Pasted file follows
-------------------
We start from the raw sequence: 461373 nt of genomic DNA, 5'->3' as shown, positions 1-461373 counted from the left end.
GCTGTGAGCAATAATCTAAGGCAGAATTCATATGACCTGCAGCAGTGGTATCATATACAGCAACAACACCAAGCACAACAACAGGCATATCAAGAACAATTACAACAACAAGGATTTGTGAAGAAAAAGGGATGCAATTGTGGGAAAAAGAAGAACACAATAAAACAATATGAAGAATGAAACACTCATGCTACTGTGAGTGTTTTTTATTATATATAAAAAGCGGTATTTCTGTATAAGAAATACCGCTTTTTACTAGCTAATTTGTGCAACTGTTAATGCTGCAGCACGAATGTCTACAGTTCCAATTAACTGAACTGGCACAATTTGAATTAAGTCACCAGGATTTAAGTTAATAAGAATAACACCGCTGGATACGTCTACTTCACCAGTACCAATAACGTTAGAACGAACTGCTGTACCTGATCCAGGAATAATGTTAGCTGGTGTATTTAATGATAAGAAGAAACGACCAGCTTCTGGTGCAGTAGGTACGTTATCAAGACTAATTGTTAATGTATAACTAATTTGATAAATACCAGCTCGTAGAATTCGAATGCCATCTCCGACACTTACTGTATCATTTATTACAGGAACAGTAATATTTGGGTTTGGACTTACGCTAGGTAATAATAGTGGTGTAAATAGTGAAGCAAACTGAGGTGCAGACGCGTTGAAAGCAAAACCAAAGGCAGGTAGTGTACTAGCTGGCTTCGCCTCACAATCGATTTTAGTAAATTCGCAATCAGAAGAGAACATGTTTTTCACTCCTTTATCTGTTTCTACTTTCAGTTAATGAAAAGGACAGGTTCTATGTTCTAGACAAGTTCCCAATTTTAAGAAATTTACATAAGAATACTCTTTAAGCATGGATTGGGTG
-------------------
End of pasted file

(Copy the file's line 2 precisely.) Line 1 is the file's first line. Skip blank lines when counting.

GCTGTGAGCAATAATCTAAGGCAGAATTCATATGACCTGCAGCAGTGGTATCATATACAGCAACAACACCAAGCACAACAACAGGCATATCAAGAACAATTACAACAACAAGGATTTGTGAAGAAAAAGGGATGCAATTGTGGGAAAAAGAAGAACACAATAAAACAATATGAAGAATGAAACACTCATGCTACTGTGAGTGTTTTTTATTATATATAAAAAGCGGTATTTCTGTATAAGAAATACCGCTTTTTACTAGCTAATTTGTGCAACTGTTAATGCTGCAGCACGAATGTCTACAGTTCCAATTAACTGAACTGGCACAATTTGAATTAAGTCACCAGGATTTAAGTTAATAAGAATAACACCGCTGGATACGTCTACTTCACCAGTACCAATAACGTTAGAACGAACTGCTGTACCTGATCCAGGAATAATGTTAGCTGGTGTATTTAATGATAAGAAGAAACGACCAGCTTCTGGTGCAGTAGGTACGTTATCAAGACTAATTGTTAATGTATAACTAATTTGATAAATACCAGCTCGTAGAATTCGAATGCCATCTCCGACACTTACTGTATCATTTATTACAGGAACAGTAATATTTGGGTTTGGACTTACGCTAGGTAATAATAGTGGTGTAAATAGTGAAGCAAACTGAGGTGCAGACGCGTTGAAAGCAAAACCAAAGGCAGGTAGTGTACTAGCTGGCTTCGCCTCACAATCGATTTTAGTAAATTCGCAATCAGAAGAGAACATGTTTTTCACTCCTTTATCTGTTTCTACTTTCAGTTAATGAAAAGGACAGGTTCTATGTTCTAGACAAGTTCCCAATTTTAAGAAATTTACATAAGAATACTCTTTAAGCATGGATTGGGTG